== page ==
Huawei Shifts its Focuses on Cloud Computing as the U.S. Bans its Smartphones and Telecoms Businesses

 In recent months, Huawei, a Chinese multinational technology company, has directed its focus more on its budding cloud business. Huawei’s cloud business is its only arm which has access to U.S. chips despite all sanctions against the company.

Its cloud computing business sells computing power and storage to several leading companies in China. However, the company is still behind Alibaba and Tencent. In January, Huawei’s unit reported a rapid growth which was equal to its smartphones and telecoms equipment businesses.

A person at Huawei familiar with the strategy said “We will continue to provide customers with a package of [cloud] services and products. The quality of the chips in it may not be as good as before, but for the other products that are not impacted, we will offer something with a little better quality, and the customers can accept it.”

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In the face of a US ban, a change in focus was needed as Huawei’s smartphone and other consumer products unit was suffering and will choke off its access to mobile chips. Last year alone, its consumer unit was responsible for half of its $122bn revenue.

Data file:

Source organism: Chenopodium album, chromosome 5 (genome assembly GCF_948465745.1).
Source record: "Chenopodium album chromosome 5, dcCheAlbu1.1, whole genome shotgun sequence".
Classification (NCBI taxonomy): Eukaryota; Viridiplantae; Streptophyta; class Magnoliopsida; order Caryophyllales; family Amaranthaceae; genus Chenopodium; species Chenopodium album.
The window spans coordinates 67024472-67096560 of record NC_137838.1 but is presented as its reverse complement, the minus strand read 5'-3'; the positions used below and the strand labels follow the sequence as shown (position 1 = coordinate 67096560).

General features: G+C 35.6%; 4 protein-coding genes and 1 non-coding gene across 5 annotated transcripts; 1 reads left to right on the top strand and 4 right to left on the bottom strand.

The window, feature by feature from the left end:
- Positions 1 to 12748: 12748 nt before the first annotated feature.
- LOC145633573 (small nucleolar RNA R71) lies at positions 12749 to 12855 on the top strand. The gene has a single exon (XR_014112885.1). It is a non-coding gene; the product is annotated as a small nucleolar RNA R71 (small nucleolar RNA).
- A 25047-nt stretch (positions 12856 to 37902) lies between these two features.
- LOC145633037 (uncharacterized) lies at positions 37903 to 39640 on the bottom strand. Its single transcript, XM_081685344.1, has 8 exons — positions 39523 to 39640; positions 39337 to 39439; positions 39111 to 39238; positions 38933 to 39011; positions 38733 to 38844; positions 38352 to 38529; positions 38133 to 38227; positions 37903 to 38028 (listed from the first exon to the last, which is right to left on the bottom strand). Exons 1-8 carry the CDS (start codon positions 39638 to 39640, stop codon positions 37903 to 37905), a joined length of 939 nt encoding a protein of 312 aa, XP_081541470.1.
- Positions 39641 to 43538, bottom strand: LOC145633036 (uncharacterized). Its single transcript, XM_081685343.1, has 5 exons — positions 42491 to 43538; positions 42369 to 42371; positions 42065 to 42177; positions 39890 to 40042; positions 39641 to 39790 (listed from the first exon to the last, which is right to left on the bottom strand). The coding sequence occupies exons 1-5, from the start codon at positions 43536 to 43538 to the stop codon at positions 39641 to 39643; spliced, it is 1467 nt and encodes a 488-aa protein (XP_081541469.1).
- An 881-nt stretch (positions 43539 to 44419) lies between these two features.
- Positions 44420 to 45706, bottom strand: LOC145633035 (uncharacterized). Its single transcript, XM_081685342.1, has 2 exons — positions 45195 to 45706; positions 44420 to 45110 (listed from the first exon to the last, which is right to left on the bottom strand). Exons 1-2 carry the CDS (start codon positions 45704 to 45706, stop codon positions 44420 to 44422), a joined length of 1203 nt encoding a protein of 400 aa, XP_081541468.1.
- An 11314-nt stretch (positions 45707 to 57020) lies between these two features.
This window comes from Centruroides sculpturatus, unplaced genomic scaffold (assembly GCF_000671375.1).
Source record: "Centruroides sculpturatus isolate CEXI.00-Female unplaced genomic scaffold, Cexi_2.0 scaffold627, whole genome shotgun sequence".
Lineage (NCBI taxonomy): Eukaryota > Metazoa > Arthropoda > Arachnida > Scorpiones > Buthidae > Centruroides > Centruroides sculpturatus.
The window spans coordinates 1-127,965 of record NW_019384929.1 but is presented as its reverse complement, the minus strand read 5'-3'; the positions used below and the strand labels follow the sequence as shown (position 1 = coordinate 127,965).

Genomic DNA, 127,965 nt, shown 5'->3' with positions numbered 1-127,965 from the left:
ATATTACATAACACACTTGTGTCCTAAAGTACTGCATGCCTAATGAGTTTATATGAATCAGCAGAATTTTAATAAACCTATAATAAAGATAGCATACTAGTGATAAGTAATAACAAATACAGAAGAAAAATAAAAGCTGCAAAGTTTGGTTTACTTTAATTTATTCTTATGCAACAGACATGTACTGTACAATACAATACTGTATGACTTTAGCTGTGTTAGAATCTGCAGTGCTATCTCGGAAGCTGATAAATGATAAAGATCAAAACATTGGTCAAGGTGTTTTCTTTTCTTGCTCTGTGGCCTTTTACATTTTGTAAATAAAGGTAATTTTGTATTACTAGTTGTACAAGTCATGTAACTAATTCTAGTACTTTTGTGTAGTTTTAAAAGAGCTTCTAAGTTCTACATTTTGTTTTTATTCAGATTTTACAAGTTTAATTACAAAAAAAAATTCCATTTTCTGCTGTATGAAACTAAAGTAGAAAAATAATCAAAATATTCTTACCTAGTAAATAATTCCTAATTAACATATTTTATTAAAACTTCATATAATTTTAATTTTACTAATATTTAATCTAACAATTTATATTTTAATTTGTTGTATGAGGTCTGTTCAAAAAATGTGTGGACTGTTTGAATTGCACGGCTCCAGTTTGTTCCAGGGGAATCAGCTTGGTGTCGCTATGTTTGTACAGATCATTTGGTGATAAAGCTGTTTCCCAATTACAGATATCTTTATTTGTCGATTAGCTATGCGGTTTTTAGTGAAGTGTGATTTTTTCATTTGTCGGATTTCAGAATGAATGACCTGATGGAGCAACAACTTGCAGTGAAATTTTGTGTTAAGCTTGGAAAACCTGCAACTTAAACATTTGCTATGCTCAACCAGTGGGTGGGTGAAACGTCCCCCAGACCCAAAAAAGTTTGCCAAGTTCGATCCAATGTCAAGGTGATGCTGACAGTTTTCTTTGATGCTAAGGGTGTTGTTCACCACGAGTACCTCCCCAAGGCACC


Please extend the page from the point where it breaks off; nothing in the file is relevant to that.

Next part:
Meanwhile, according to industry executives suppliers of semiconductors needed in cloud computing and were still allowed to ship to Huawei. Other components were available on the open market.

Last year, Huawei was added to a list of companies barred from doing business with the U.S. by the US Department of Commerce. Hundreds of enterprises applied for a temporary license which will exempt them from the ban. Despite rules prohibiting the sale of any chip designed or manufactured using US technology, those licenses remain in force.

However, as the Department of Commerce didn’t publicize which companies receive licenses, some chipmakers with fabrication plants got licenses. Intel is one company that has confirmed that it has received licenses to ship to Huawei.

Channels such as WPG have those on offer,” said YC Yao, a chip analyst at Trendforce, the industry research firm. “I do not think that such transactions could be monitored to the extent that you could prevent sales to a particular end-customer such as Huawei.